Open Classes

They’ve opened their doors; come on in! (4)

About Open Classes Week

At Red Deer College, we are all a community of learners. Open Classes provides you with the opportunity to learn, share, and collaborate with your fellow colleagues. Join us to develop your teaching practice during Open Classes Week from January 29- February 9, 2018. Registration is required.

How can you participate in Open Classes Week at RDC?

  • Open your classroom to your colleagues to support their development by observing your teaching strategies
  • Observe an open classroom to develop your teaching practice by observing your colleagues in action and gain insight into the breadth of teaching techniques at RDC



If you’re an instructor visiting an open classroom, you benefit from seeing other teaching styles and techniques. If you are an instructor who has opened their classroom, you are supporting your colleagues in the exploration of their teaching practice which simultaneously provides you with an opportunity to reflect on your own.

Request to Open Your Classroom

You, as the one opening your classroom, are in control and set the boundaries on the observation. Please fill out the form below to open your classroom during Open Classes Week. You will be asked to provide details about the classroom you are opening to observers.

Request to Open Your Classroom

Open Classes Schedules & Registration

Available January 2018.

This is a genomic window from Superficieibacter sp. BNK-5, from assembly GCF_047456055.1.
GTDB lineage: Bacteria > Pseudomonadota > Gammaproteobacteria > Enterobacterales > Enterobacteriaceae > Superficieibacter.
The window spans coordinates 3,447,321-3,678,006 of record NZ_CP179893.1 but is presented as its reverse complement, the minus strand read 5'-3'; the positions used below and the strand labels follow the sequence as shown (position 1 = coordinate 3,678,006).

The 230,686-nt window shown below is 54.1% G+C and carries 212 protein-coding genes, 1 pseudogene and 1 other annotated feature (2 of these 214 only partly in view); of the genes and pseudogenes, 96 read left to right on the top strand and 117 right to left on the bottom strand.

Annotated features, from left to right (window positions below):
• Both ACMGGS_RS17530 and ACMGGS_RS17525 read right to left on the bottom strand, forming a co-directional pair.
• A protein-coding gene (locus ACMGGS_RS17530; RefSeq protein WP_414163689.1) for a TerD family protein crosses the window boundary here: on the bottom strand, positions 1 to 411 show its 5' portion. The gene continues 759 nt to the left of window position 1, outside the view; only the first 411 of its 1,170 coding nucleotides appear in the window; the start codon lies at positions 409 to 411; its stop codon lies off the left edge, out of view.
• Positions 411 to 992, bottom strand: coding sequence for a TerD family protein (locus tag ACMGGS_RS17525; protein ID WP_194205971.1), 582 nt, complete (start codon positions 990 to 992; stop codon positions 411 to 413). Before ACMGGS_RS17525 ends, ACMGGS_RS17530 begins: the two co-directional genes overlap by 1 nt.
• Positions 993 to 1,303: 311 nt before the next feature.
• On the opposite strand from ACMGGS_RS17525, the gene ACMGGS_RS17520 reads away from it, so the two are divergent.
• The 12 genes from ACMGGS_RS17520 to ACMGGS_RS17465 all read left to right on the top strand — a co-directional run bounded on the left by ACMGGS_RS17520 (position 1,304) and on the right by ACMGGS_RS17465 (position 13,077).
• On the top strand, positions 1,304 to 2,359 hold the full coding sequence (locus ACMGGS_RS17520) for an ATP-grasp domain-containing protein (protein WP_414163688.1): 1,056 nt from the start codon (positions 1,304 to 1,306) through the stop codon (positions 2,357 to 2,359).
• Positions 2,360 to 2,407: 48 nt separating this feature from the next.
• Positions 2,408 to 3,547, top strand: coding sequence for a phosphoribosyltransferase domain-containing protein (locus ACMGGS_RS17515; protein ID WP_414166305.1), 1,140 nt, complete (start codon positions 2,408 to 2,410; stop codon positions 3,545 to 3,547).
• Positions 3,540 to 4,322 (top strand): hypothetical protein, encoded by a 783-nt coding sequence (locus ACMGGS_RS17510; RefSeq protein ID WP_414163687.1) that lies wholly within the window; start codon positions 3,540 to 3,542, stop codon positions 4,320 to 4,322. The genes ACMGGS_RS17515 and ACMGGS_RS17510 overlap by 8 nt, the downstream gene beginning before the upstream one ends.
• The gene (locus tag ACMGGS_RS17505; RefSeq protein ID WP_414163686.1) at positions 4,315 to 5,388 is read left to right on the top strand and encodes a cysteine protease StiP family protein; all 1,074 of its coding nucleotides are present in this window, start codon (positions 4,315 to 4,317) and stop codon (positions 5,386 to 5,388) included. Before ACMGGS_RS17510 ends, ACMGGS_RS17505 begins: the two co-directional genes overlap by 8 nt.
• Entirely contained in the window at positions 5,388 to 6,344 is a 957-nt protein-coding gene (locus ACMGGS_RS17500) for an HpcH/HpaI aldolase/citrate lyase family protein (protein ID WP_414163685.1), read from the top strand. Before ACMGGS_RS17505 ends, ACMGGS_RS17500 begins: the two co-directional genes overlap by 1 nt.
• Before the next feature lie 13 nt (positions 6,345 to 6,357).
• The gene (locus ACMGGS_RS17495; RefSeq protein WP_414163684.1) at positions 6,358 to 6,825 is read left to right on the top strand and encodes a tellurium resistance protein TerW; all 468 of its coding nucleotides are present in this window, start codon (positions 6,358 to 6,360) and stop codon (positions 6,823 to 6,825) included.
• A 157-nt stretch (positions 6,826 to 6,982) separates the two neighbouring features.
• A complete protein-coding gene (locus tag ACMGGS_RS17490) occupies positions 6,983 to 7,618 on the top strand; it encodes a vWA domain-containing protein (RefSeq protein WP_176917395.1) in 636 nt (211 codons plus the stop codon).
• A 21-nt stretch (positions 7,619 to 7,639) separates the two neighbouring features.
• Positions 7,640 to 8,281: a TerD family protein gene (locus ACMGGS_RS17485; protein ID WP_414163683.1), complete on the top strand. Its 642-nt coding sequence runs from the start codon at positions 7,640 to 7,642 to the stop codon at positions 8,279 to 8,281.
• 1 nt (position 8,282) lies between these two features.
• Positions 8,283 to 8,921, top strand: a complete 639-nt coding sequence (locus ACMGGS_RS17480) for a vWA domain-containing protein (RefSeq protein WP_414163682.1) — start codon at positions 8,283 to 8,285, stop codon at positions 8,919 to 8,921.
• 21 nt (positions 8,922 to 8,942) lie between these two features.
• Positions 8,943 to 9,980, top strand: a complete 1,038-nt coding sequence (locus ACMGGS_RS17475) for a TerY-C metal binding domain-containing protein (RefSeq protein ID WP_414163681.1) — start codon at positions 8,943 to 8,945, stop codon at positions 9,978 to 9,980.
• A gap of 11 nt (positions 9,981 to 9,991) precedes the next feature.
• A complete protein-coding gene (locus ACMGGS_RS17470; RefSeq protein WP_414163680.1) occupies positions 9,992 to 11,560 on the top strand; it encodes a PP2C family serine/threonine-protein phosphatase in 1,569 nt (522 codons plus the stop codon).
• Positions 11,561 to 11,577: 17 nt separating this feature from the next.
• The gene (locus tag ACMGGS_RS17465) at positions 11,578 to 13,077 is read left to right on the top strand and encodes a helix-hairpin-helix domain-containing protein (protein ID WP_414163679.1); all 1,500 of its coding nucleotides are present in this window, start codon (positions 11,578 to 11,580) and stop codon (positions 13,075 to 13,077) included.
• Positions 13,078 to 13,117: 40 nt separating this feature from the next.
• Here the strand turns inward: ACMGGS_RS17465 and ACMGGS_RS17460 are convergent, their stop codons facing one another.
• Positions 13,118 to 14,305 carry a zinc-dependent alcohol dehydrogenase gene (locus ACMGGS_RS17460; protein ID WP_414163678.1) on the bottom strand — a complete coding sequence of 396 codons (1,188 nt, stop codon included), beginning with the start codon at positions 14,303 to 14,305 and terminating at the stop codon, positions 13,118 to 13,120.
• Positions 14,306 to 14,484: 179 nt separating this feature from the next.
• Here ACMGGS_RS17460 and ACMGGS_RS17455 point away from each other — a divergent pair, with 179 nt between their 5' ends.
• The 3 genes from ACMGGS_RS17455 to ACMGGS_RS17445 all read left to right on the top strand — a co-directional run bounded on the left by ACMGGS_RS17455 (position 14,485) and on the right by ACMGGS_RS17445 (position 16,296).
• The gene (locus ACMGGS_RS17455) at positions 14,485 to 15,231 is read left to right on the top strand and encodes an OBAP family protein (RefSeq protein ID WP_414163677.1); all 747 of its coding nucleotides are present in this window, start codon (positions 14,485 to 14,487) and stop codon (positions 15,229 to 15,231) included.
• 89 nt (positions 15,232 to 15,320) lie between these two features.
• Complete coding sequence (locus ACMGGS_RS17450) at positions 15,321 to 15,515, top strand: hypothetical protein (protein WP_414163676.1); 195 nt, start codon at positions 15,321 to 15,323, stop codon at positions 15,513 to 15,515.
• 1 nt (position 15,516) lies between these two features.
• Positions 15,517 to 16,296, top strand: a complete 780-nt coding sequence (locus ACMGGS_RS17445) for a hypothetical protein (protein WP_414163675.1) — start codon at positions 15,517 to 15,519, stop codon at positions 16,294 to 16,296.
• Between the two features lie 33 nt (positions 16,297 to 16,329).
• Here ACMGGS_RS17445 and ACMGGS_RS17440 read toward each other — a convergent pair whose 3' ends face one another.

For more information, please contact the Centre for Teaching and Learning at or 403.356.4989.


Below are a few common questions and answers about Open Classes.

Who are they for?
Everyone! Whether you are new to teaching or have taught for five, fifteen, or twenty-five years, there is always something to learn.

What are and aren’t open classes?
Open Classes are informal, casual, and developmental. Open Classes are not formal, evaluative, or a form of Peer Observation.

What are the role expectations?
Open Classes at RDC are governed by several Guiding Principles related to ethical and professional conduct between faculty members. These Guiding Principles have been adapted from several sources and are in agreement with those found in the FARDC Guidelines for Ethical Practice (on the FARDC website under “Collective Agreement”).


Brookfield, S.D. 1995. Becoming a Critically Reflective Teacher. Jossey-Bass, San Fransisco, CA.

Wajnryb, Ruth. 1992. Classroom Observation Tasks: A Resource Book for Language Teachers and Trainers. Cambridge University Press.

Open Chair Project at Trent University

Open Classroom Week at the University of Calgary